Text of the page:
I am really hoping to keep it under 40 feet, moreso for costs etc, but like you said am worried that I have enough for stowage of stuff for 5 people for long hauls.
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Old 01-08-2006, 19:59   #9
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Afraid not, Mack, they sell those two volumes. Maybe you can turn them up used on Amazon or Half.com. I don't know any other place/book where you can find so many reviews, plus owner comments, in one place.

Part of sailing is adapting to the sea (and boat<G>) rather than trying to fight it. With five aboard, having only one head will require some cooperation, or the budget for two heads. And consideration for hot water, or other plans.<G> But that's all part of it. With enough money you can do it any way you please, but on a budget...part of that is learning a different way to do things. Like, if you put a glass of water, tea, whatever, down on a keelboat and forget about it--first tack and it is gone, and the next 7-11 may be 500 miles away.<G> Sunglasses on deck? Yup, same thing. then again there's much less housework dusting and ironing to be done.<G>
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Old 01-08-2006, 20:56   #10
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Thanks! I will go look for them. I have plenty of time as I am planning on doing this in about 5 years. I have plenty of time to annoy everyone and then figure out what I am doing. <G>

I think we can manage one head. One hairdryer might be another problem all together. I really don't want a large boat. May have to set up a watch schedule and a head sked! <G> There will be a lot to adapt to, and I think that is half the fun. I have been many places in my career where I have had to adapt to a minimalist environment, and I got used to them pretty quickly (in the army...go figure). I am sure they will too. I think the tradeoff will be worth it.

thanks for the great advice!
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Old 01-08-2006, 21:06   #11
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I am surprised no one has mentioned a cat. Granted, the price may require a little shopping to find what you are looking for, but I have seen many medium size cats with sufficient accomodations for 5 people to be comfortable. Yachtworld has a number of them under $200,000 and a few under $100,000. For a family that has been used to living in a house to move onto a boat, the extra space on the bridge deck, and the seperate areas will be very welcome.
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Old 02-08-2006, 06:13   #12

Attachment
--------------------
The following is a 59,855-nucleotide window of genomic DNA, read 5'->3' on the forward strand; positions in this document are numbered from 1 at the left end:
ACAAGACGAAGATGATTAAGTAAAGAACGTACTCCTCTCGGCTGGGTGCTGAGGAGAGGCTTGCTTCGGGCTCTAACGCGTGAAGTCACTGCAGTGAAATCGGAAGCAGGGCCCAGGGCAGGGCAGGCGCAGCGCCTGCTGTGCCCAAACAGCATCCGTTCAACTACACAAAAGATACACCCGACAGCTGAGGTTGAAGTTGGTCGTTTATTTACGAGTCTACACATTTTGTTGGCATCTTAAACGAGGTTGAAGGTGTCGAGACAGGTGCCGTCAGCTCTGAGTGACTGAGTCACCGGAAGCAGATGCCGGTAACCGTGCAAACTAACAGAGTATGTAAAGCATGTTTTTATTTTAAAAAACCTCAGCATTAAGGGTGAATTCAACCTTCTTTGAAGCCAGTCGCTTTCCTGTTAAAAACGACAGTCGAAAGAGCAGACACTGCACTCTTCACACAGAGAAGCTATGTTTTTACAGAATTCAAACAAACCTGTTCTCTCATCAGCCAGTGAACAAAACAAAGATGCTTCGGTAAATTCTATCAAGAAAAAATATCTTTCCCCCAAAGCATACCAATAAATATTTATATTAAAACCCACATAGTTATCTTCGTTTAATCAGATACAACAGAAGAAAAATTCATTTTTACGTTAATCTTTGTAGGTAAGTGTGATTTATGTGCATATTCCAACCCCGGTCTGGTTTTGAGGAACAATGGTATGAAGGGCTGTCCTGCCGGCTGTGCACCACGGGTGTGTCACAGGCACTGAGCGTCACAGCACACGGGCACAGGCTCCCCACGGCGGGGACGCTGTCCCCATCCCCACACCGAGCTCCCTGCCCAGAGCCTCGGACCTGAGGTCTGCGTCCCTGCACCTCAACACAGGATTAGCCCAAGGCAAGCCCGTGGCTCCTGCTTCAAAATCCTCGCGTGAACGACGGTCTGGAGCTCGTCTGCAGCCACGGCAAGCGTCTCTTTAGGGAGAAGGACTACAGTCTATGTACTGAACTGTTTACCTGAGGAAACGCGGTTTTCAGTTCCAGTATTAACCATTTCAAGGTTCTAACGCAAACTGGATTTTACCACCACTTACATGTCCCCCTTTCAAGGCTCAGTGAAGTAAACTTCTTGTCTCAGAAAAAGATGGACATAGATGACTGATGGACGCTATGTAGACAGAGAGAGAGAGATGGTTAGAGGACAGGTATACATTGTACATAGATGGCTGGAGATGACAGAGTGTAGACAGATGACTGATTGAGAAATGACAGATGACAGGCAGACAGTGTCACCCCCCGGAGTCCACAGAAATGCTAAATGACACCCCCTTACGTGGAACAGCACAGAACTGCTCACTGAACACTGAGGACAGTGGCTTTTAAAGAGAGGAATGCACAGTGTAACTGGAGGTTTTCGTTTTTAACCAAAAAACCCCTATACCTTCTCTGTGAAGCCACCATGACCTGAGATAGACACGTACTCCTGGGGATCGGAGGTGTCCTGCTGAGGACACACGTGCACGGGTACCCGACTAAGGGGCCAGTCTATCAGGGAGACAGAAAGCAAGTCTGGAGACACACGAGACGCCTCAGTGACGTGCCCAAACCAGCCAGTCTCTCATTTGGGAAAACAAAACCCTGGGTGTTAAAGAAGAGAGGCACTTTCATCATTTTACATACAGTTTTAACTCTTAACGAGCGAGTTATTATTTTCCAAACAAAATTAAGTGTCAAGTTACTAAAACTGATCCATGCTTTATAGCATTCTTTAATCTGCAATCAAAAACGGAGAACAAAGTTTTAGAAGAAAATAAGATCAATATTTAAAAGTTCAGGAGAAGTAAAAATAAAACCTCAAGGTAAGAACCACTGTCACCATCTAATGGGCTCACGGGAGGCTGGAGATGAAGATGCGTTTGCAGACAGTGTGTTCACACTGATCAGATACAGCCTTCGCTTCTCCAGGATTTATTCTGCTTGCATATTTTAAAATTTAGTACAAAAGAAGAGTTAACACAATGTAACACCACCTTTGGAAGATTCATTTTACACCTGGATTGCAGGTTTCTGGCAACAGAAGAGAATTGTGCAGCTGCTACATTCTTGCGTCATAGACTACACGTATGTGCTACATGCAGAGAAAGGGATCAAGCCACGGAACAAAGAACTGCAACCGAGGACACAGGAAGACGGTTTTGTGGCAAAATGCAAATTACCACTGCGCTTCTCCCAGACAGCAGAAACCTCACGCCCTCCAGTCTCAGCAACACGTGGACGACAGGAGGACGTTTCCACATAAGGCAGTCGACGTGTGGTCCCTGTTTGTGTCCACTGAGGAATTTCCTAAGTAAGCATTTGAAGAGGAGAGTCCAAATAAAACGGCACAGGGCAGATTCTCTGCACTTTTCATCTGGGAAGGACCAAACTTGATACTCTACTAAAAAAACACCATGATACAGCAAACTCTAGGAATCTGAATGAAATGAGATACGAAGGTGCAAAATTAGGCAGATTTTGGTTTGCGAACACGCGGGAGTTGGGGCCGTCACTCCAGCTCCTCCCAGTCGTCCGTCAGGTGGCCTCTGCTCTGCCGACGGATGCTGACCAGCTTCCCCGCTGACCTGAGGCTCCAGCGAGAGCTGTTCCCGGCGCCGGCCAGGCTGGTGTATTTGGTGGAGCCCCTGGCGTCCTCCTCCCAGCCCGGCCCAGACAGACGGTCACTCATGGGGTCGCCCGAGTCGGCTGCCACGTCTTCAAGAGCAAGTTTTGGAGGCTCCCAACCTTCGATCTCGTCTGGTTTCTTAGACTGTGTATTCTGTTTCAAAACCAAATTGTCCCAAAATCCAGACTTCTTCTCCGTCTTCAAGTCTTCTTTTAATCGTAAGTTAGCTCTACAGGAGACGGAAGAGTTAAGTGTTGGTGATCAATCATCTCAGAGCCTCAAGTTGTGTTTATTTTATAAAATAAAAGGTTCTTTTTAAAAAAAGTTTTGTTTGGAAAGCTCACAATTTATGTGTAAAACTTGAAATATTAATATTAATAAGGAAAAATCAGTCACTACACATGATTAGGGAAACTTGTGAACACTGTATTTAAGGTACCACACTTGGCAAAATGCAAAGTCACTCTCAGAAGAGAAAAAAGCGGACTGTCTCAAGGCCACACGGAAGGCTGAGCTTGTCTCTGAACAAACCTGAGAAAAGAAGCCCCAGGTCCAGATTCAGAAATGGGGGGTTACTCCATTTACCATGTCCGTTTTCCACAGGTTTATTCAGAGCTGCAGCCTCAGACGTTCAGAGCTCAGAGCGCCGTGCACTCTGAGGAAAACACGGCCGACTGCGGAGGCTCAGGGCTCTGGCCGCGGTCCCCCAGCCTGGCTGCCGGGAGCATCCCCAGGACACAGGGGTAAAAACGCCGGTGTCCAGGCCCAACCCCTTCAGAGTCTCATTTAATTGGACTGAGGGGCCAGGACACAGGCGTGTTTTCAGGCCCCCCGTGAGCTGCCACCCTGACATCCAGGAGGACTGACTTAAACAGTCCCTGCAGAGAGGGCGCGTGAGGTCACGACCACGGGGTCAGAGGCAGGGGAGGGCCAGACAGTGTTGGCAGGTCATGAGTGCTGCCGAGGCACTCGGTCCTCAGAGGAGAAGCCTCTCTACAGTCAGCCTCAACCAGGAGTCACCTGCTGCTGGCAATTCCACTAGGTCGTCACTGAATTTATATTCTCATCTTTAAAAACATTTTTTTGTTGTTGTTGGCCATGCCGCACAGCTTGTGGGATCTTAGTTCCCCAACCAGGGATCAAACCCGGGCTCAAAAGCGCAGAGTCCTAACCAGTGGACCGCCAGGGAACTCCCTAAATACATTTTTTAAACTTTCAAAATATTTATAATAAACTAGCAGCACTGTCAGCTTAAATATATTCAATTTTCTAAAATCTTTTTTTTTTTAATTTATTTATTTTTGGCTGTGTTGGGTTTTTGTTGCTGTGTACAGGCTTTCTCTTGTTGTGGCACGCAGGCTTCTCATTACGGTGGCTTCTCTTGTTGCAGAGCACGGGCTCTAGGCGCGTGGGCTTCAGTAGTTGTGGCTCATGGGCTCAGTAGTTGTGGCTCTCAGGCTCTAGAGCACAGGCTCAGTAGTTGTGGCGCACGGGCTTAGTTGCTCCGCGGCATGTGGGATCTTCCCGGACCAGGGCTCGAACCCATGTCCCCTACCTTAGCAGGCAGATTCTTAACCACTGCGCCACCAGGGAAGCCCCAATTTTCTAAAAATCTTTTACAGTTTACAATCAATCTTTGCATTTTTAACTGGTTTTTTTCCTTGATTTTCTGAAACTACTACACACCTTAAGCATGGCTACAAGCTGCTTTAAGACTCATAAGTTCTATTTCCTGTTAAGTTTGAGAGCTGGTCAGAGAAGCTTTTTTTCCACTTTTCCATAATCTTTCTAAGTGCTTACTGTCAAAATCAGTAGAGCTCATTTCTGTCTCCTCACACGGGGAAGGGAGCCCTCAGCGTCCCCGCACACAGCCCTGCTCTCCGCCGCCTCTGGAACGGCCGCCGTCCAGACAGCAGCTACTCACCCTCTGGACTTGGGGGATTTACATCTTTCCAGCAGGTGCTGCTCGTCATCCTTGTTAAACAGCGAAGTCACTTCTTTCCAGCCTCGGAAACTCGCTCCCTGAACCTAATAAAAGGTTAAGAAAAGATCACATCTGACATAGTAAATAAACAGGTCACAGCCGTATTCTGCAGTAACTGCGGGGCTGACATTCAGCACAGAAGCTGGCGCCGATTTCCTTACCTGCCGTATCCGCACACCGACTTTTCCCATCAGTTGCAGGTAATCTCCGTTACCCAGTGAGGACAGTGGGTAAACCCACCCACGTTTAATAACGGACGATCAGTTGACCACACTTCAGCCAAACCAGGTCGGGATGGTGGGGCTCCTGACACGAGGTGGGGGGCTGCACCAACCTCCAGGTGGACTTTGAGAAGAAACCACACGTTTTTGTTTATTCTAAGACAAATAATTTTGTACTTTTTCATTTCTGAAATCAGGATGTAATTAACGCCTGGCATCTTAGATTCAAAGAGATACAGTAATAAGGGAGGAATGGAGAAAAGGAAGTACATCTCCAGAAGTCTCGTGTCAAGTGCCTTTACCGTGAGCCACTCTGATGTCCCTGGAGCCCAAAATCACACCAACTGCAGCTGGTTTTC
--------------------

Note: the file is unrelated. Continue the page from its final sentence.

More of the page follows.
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I have to agree with Kai Nui. Sure almost any boat can sleep 5. Itís not sleeping thatís the problem. With 3 girls, theyíre each going to want, and perhaps deserve, some space of their own. If youíre going to cruise for any period of time, that is the real issue.

Almost any cat coming out of charter will have 4 cabins and 2 heads.

Cats are also fairly good in light air, at least reaching of going down wind.

The price may be a little higher but the charter folks have been using them long enough that there may be some out there for the 3rd or 4th owner with a price in or near your budget.

Cruising with 4 women and one man on board, yer a brave feller, ye are.

George
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Old 02-08-2006, 09:05   #13
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You all have to be carefull before you use the word CAT.....we may have to go into a very long discussion if you know what I mean.......If you have a chance just go look at a Cat,I don't have to say anything else. and let me know what your wife and the kids think about it.
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Old 02-08-2006, 09:47   #14
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Be careful about letting your wife and kids see the cat before you know you have the $$$$ to do it though. They are nice but it is a much more limited market to buy a used cat than a monoand as such fetch a higher price. They are nice though. Adding a couple posts together you might be able to buy one out of a charter fleet. and then put that boat into another charter fleet and the boat would pay for itself for five years or so. Neighbor has a friend who is doing that (or is it friends cousins uncle's brother (who has a nice singing voice)) and says that he is actually making $ adnd using that to pay off the cat early. Worth investigating.
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Old 02-08-2006, 10:32   #15
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I will take a look at them. I only know enough about them to be dangerous, so I will have to do some serious research. So far in just casual browsing though, they seem to be quite a bit more expensive than the monohulls. And I have browsed over some mixed reviews as far as their weather handling capabilities and being able to find place in the world setup to work on them. I am not trying by any means to start a mono-multi war here ( I see that has happened a few other times <G>).